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Glenstal Abbey considering co-ed option

By Sean Ryan - 19 September, 2015

“It seems unnatural that families who choose this school for their sons cannot send their daughters there as well.”

Abbot Mark Patrick Hederman OSB

Abbot Mark Patrick Hederman OSB

One of the country’s most famous Catholic boarding schools is considering going co-ed in the future according to its Abbot has.

Speaking this week, Abbot Mark Patrick Hederman OSB of Glenstal Abbey said that whatever “the losses, dangers or difficulties, they seem to be out weighted by the gains”.

According to the Abbot of Glenstal, which is based in Murroe in Co Limerick, “Every major decision made in a Benedictine monastery should be the result of discussion and consensus among the members.”

He added, “Co-education is a fraught topic. Although my own already declared view is in favour of such an eventuality in our school, here in our own community the jury is still out in terms of this decision.”

According to Abbot Hederman, who holds a doctorate in the Philosophy of Education from UCD, “It seems unnatural that families who choose this school for their sons cannot send their daughters there as well.”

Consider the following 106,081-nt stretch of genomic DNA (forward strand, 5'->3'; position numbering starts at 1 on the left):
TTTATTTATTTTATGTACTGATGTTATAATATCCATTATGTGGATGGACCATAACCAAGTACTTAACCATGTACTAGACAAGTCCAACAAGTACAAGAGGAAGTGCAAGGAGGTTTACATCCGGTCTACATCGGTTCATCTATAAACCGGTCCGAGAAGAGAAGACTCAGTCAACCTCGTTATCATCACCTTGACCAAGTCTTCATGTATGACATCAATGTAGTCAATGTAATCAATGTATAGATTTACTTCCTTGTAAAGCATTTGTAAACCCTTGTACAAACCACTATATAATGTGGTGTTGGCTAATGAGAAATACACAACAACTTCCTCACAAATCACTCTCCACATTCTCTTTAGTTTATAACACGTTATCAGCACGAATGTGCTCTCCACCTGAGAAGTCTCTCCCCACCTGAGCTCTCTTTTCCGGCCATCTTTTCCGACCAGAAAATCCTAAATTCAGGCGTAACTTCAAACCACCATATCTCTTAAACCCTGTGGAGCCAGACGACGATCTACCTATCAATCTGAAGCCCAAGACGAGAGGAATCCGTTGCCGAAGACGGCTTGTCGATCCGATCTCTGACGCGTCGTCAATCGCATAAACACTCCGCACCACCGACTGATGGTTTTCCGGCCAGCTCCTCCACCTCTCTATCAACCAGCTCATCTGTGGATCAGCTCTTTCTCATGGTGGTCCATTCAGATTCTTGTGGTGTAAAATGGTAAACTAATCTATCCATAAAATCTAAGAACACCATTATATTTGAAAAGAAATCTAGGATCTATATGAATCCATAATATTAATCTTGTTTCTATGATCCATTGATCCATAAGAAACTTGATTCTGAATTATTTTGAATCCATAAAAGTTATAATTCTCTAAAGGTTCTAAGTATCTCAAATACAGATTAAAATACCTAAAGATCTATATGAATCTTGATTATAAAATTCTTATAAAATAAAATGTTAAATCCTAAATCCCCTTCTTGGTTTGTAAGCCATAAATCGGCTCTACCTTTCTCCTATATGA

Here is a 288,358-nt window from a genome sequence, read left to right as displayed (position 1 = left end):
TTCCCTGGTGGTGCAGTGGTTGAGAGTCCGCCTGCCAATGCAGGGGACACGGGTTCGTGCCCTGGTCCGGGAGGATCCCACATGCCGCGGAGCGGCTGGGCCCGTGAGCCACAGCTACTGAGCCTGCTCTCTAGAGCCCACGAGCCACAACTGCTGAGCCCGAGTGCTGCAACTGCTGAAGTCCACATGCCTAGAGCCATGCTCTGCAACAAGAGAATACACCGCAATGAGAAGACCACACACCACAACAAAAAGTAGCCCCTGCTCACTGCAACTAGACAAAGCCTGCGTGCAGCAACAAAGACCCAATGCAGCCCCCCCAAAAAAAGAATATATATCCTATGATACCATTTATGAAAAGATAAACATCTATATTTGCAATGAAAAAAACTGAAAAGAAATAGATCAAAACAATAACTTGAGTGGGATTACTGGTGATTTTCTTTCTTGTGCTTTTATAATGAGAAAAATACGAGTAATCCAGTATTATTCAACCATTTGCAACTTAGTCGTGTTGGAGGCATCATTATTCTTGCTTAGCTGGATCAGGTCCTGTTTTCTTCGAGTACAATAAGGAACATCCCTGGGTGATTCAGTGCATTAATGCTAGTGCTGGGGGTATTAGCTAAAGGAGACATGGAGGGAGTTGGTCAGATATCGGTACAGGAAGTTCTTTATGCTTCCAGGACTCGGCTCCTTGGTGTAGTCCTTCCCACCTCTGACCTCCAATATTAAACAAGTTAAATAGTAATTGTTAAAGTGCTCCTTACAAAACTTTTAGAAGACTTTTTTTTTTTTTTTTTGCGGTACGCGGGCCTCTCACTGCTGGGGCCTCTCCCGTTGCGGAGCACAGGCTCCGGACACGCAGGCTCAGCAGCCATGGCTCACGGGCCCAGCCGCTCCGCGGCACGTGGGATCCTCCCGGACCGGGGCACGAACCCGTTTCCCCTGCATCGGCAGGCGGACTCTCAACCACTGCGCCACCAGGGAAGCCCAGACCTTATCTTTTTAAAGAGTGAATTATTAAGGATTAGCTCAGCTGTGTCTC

He added, “Most seem to agree that boys benefit from the civilising effect of co-education; many suggest that such a scenario is not always as beneficial for girls. From the age of 12 to 18 girls develop and mature more speedily and are held back by the immaturity and general oafishness of male teenagers in a pack.”

He continued, “At a practical level problems abound. If you could wave a magic wand and have equal numbers of boys and girls with adequate accommodation and provision for all, it would be possible to envisage a positive outcome for the majority. Trying to achieve such an ideal over a long time, and bit by bit, is bound to affect individual negatively.”

Speaking about the future in Glenstal he said, “Only having day-girls in a boarding school environment, or having a smaller, even a token number of girls to start off with, is unlikely to provide the kind of natural integration which would be necessary.”

“Unless the girls have similar opportunities, facilities and possibilities to the boys at every level of school life from the social to the sporting as well as the academic, you are jeopardising the outcome.”

Currently Glenstal has an enrolment of 237 boys and hopes to expand to 270 boys, it’s highest ever enrolment, by 2017.

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